Sunday, 12 April 2015

Homosexual proselytizing

Following the decriminalisation of homosexual relations between adult males over 21 it came as an unwelcome surprise to many, when homosexuals, or 'gays' as they now chose to describe themselves, quickly started to openly parade what many considered to be a deviant lifestyle and to claim further rights and 'equality'. Events moved at such a pace that that by the late 1970s appeasing the gay lobby became one of the main planks of the politically correct agenda. 'Gay Pride' marches, gay council committees and gay propaganda in schools were all introduced with relatively little resistance.

The self-inflicted tragedy of AIDS, caused by grotesquely high levels of promiscuity, did nothing to curb the advancement of their cause. Liberals (and many conservatives) failed to condemn their outrageous and destructive lifestyle – to do so was considered to be too 'judgemental'. Instead, homosexuals portrayed themselves as unfortunate, but blameless, victims of an unexpected deadly disease. What homosexuals appear to crave is recognition by society that their sexual inclinations are somehow normal. However, the statistics are very much against them since repeated surveys have shown that no more than about 3% of men are homosexual. It is, therefore, technically correct although now highly pejorative, to describe them as sexual deviants. Moreover, the normality of sexual relations between men and women is underpinned by the need for procreation, a test which homosexuality by definition must always fail. However, it is worth remembering that there are other more widely practiced sexual activities, including any which involve contraception, which also fail this test.

The issue of homosexual rights seems to attract strong views amongst both liberals and religious conservatives. Liberals regard it as a touchstone of human rights and the equality agenda. Conservatives with strong religious convictions, single out homosexuality for special condemnation, considering it to be a serious disorder that should be criminalised. However, the majority of people today appear to no longer share such a hard-line position. The criminalisation of homosexuality would not be practicable, since it is unlikely to have more than minimal public support and no jury is likely to want to convict individuals participating in this private activity by consenting adults. Although a significant majority consider homosexuality to be unnatural, most are likely to feel stronger still about the state invading individuals’ privacy. There now appears to be relatively little public support for raising the age of consent for homosexual activities back to 18, let alone 21. Moreover, in practical terms, the question must be asked whether this would be an appropriate use of police and the courts’ time, particularly as it would divert scarce resources away from dealing with crimes of greater public concern such as muggings and burglaries.

Such has been the extent of the liberal takeover on this subject that we have moved for a situation where homosexual practices were criminalised to one where criticisms of homosexuals can trigger police action. This was demonstrated by the case of the author, Lynette Burrows, who in a radio discussion expressed the view (probably shared by a large majority of the public) that placing boys with two homosexuals for adoption was 'a risk'. A listener complained to the police and an officer contacted Mrs Burrows the following day to question her as a ‘homophobic incident’ had been reported against her. Homophobic incidents are now treated as 'priority crimes' by the police. In the words of the journalist Melanie Phillips 'voicing concern about gay adoption now gets the police to finger your collar. Expressing the ‘wrong’ opinion is no longer considered acceptable by the state, which has decided what views are acceptable and what are not. Is this not the definition of a police state?'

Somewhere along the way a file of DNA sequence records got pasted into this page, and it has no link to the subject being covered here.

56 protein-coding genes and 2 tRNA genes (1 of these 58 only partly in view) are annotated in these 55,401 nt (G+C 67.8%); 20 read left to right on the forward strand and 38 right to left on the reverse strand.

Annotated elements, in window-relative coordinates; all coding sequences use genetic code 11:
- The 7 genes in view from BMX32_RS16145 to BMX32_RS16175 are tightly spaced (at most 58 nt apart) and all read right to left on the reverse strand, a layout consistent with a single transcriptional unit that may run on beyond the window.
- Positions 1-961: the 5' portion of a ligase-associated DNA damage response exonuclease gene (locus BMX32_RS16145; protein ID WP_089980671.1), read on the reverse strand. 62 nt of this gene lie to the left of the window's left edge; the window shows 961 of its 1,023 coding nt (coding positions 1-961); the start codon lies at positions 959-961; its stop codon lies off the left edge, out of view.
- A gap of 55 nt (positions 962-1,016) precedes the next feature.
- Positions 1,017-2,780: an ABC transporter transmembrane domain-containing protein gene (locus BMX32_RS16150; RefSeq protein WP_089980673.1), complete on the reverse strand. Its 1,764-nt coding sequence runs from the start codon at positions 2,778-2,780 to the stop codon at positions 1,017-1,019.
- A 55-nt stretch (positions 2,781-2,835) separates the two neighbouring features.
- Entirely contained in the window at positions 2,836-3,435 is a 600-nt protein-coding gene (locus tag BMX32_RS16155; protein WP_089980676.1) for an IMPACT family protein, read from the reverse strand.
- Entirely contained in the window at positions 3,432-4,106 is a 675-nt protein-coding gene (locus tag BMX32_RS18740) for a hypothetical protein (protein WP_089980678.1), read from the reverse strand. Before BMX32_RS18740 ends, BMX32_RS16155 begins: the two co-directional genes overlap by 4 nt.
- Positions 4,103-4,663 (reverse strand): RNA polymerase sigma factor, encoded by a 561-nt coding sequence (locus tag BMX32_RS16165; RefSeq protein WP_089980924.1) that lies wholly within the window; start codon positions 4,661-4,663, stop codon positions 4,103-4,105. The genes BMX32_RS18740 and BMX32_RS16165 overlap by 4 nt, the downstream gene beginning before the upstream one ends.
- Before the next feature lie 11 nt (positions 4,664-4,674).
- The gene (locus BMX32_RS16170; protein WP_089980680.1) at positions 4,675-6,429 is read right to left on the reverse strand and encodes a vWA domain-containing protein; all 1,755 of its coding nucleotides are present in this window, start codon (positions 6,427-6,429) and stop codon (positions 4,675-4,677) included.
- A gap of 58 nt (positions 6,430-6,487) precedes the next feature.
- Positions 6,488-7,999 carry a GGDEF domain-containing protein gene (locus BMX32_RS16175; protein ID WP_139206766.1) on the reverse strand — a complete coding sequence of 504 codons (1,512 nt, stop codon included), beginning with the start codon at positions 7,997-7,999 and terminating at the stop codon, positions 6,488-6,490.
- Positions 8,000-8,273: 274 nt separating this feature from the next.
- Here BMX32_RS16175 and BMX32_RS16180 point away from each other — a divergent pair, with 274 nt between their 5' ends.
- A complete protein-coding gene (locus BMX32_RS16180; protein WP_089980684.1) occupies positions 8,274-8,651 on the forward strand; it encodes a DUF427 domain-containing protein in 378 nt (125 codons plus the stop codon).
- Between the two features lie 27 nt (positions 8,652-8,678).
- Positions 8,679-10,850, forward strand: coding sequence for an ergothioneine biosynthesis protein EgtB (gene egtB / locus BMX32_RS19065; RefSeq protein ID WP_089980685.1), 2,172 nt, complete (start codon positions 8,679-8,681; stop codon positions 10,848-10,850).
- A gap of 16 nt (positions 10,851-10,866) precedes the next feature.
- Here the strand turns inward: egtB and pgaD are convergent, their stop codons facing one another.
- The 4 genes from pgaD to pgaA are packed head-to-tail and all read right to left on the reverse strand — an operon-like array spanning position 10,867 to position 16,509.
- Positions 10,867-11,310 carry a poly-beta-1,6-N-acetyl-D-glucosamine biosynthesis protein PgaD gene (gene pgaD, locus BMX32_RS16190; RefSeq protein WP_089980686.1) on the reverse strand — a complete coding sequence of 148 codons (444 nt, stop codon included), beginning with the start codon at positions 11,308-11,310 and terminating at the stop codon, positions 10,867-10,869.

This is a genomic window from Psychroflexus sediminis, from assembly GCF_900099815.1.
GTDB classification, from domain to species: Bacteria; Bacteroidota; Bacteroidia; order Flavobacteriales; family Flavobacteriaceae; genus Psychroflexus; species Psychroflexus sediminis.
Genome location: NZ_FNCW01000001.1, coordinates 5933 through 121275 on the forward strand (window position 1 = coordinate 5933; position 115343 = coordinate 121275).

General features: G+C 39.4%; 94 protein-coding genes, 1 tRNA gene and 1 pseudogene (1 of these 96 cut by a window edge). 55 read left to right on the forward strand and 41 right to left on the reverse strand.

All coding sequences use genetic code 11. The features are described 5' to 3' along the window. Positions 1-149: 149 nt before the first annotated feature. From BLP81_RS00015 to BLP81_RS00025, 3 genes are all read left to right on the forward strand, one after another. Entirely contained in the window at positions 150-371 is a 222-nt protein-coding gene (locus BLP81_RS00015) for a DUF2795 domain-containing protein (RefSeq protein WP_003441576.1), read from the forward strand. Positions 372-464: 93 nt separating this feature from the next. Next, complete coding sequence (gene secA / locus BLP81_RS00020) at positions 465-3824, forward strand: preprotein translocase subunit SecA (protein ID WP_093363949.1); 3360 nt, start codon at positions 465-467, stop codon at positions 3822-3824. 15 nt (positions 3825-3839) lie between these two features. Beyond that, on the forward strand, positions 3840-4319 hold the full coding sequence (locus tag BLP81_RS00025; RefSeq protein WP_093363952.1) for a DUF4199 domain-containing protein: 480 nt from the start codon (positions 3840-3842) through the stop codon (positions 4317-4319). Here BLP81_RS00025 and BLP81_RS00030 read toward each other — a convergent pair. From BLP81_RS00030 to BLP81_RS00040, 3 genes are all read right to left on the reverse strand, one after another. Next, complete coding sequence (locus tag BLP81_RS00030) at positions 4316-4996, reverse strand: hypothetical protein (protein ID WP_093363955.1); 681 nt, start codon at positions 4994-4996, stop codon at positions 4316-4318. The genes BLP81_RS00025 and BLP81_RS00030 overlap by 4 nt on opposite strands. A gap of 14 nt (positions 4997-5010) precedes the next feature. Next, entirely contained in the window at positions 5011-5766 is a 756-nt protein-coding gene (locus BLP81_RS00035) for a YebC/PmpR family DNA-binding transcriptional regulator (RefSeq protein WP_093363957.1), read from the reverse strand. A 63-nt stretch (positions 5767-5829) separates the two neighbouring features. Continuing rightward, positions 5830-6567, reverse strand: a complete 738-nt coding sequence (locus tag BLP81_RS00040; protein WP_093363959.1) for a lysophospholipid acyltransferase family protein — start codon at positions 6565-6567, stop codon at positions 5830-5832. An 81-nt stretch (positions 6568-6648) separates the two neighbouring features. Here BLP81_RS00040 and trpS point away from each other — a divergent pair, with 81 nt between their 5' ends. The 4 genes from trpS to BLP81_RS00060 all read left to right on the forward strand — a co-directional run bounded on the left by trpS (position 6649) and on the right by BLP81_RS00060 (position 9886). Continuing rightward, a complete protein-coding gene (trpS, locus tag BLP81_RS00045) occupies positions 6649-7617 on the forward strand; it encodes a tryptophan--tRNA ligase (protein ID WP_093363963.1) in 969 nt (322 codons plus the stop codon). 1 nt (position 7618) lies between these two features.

Although criminalising private homosexual activities is impractical it does not follow that no action can, or should, be taken by government against the homosexual lobby. In the late 1980s the Thatcher government introduced the 'Section 28' regulation, which prevented local authorities from promoting homosexuality, particularly in schools. Although no prosecutions followed as a result, it probably acted as a brake on some of the more pernicious 'gay' propaganda that was then beginning to be targeted at young people. Section 28 was intensely loathed by liberals, but the public largely supported it, as was shown by the results of an unofficial referendum held in Scotland some years ago. Needless to say, now that Section 28 has been lifted, the gay propaganda machine has gone into overdrive and we now have a gay history month in schools.

Since a large proportion of homosexuals appear to be highly promiscuous, and a hugely disproportionate number of them suffer from sexually transmitted infections (STIs) to the detriment and cost of wider society, it would be entirely appropriate to tightly circumscribe the promotion of homosexuality. There is absolutely no justification for brainwashing children into believing that homosexuality is normal, let alone commendable. This would not prevent sex education classes pointing out that a very small minority of people are attracted to their own sex, or to mention in this context that sexual promiscuity greatly increases the risk of catching STIs. Thus there are sound reasons to reintroduce a Section 28 style regulation, proscribing the promotion in schools of homosexuality as a supposedly normal form of sexual expression, and preventing local authorities spending public money on the promotion of homosexuality and lesbianism.

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